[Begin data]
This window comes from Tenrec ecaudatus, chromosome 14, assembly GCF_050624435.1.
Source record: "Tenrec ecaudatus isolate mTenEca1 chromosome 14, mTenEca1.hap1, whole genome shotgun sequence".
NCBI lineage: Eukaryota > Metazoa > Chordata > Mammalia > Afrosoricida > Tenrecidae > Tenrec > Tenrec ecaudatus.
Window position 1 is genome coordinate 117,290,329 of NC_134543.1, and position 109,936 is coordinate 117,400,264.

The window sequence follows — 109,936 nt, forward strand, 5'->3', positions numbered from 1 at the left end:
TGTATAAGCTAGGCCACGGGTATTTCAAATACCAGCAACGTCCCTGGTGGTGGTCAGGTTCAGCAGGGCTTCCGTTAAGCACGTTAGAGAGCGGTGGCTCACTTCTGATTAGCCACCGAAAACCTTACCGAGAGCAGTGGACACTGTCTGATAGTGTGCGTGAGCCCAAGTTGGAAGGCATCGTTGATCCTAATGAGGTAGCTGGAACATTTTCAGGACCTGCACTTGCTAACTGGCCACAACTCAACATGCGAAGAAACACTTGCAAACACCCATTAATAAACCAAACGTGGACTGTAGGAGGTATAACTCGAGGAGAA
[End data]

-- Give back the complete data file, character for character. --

This window comes from Tenrec ecaudatus, chromosome 14, assembly GCF_050624435.1.
Source record: "Tenrec ecaudatus isolate mTenEca1 chromosome 14, mTenEca1.hap1, whole genome shotgun sequence".
NCBI lineage: Eukaryota > Metazoa > Chordata > Mammalia > Afrosoricida > Tenrecidae > Tenrec > Tenrec ecaudatus.
Window position 1 is genome coordinate 117,290,329 of NC_134543.1, and position 109,936 is coordinate 117,400,264.

The window sequence follows — 109,936 nt, forward strand, 5'->3', positions numbered from 1 at the left end:
TGTATAAGCTAGGCCACGGGTATTTCAAATACCAGCAACGTCCCTGGTGGTGGTCAGGTTCAGCAGGGCTTCCGTTAAGCACGTTAGAGAGCGGTGGCTCACTTCTGATTAGCCACCGAAAACCTTACCGAGAGCAGTGGACACTGTCTGATAGTGTGCGTGAGCCCAAGTTGGAAGGCATCGTTGATCCTAATGAGGTAGCTGGAACATTTTCAGGACCTGCACTTGCTAACTGGCCACAACTCAACATGCGAAGAAACACTTGCAAACACCCATTAATAAACCAAACGTGGACTGTAGGAGGTATAACTCGAGGAGAA